The Malta Independent 5 December 2020, Saturday

Children’s Commissioner remarks on pushbacks; children in detention

Malta Independent Saturday, 13 July 2013, 15:53 Last update: about 8 years ago

In a statement released to the media this afternoon, the Children’s Commissioner said the pushback policy was in violation of children’s rights adding that the Office is also apprehensive about the situation of irregular migrant children in detention.

In the light of media reports in the media that the government was considering the adoption of a pushback policy in respect of irregular immigrants, the Office of the Commissioner for Children formally expressed its concern to the Home Affairs and National Security Minister, in a letter dated 9 July, 2013, that such a policy was in violation, amongst others, of Article 22 of the said Convention, which guarantees the right of “a child seeking refugee status….to receive appropriate protection and humanitarian assistance…”, and in breach of Malta’s non-refoulement obligations deriving from international human rights, humanitarian and refugee law.

 “Although Malta has a policy of non-detention of migrant children or migrant families with children, the reality is that children are kept in detention pending the outcome or completion of administrative procedures and medical clearances, which can take several days,” it said.

Through its press statement, the Office of the Commissioner for Children said it wanted to contribute to the public debate that has developed around the issue of irregular migration by adding its children’s rights perspective to the debate and highlighting its concerns also in the light of the United Nations Convention on the Rights of the Child that Malta ratified in 1990.

It highlighted that the rights of children are fundamental and universal. This means that these rights have no boundaries and that children carry their rights with them wherever they go irrespective of their status. Moreover, the responsibility for the realisation of these rights lies with the state in whose jurisdiction the children may happen to be.

The Commissioner voiced her concerns to the Minister for Health in a letter dated 12 July, 2013 about this situation in the light that at present there are four families in detention with the children’s age varying between three months and seven years as well as a number of unaccompanied minors.    While Detention Services are doing their best in the circumstances, detention is intrinsically harmful to children and so the Office requested that the required health checks are speeded up in the best interest of children. The families with children and the unaccompanied minors cannot be released until health clearance is obtained. The Office’s proposals for this sector can be seen in the Manifesto for Children 2013 that was sent to political parties prior to the General Election.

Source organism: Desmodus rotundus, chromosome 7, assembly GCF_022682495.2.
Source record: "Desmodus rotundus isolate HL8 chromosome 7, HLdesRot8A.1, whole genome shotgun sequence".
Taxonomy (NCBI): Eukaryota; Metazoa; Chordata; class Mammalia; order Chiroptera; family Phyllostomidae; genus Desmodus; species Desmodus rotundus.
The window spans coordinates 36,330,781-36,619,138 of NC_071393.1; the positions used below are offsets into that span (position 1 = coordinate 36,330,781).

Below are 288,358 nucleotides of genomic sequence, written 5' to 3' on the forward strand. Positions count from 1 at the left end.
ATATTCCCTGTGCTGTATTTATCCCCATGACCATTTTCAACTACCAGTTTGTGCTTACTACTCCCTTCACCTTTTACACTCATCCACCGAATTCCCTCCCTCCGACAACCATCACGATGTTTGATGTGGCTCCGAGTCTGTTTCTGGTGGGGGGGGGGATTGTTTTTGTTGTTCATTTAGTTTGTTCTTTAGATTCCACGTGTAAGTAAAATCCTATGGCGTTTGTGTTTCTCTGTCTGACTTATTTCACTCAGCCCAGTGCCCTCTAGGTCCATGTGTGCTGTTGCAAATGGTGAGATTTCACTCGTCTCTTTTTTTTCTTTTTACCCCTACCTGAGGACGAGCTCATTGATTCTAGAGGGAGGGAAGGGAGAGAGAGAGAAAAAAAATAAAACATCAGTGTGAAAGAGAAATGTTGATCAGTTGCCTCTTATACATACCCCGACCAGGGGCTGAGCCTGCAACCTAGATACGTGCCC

Another issue of concern is that regarding the statelessness of migrant children who are born at sea due to the fact that the sea vessel on which they are born is unregistered.  Together with the Office of the Ombudsman the Children's Commissioner's Office had already made representations to the Ministry for Justice for an amendment to the law that would allow such children to be registered at the first port of call. In the absence of such a registration, the risk of trafficking of children is increased. The Office recently made this same proposal to the Commission for Justice Reform as well as to the Parliamentary Secretary for Justice. Such a proposal was also made to political parties through the Manifesto for Children 2013.

"In closing, it is very important that throughout the public debate, the problem of irregular migration is not to be identified with the people who migrate irregularly, a mindset that invariably fuels resentment against migrants, but with the phenomenon of irregular migration and its root causes," it said. "Irregular migrants, including children, should not be seen as problems but should be seen primarily as human beings and holders of rights that Malta is duty-bound to uphold and promote. The phenomenon of irregular migration is undoubtedly a challenge given its scale relative to the size of our country. However, any solutions that are adopted in respect of this phenomenon can never run afoul of the fundamental and inalienable rights of the children who are the hapless victims of this phenomenon and its complex social and political causes".   

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